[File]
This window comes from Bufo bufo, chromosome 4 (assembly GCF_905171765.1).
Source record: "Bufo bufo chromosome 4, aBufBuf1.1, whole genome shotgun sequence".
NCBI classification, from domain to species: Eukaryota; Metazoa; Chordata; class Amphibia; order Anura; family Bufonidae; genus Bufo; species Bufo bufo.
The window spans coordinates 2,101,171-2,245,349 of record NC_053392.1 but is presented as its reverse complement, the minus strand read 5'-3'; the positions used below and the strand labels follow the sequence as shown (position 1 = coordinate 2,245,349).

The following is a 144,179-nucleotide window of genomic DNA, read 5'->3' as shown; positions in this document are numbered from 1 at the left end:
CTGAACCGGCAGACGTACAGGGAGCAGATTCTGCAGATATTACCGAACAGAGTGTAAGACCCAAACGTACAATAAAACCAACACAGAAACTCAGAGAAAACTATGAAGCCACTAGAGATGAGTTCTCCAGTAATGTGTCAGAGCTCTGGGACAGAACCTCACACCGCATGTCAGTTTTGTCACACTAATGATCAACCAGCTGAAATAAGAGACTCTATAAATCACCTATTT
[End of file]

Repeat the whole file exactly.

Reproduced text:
This window comes from Bufo bufo, chromosome 4 (assembly GCF_905171765.1).
Source record: "Bufo bufo chromosome 4, aBufBuf1.1, whole genome shotgun sequence".
NCBI classification, from domain to species: Eukaryota; Metazoa; Chordata; class Amphibia; order Anura; family Bufonidae; genus Bufo; species Bufo bufo.
The window spans coordinates 2,101,171-2,245,349 of record NC_053392.1 but is presented as its reverse complement, the minus strand read 5'-3'; the positions used below and the strand labels follow the sequence as shown (position 1 = coordinate 2,245,349).

The following is a 144,179-nucleotide window of genomic DNA, read 5'->3' as shown; positions in this document are numbered from 1 at the left end:
CTGAACCGGCAGACGTACAGGGAGCAGATTCTGCAGATATTACCGAACAGAGTGTAAGACCCAAACGTACAATAAAACCAACACAGAAACTCAGAGAAAACTATGAAGCCACTAGAGATGAGTTCTCCAGTAATGTGTCAGAGCTCTGGGACAGAACCTCACACCGCATGTCAGTTTTGTCACACTAATGATCAACCAGCTGAAATAAGAGACTCTATAAATCACCTATTT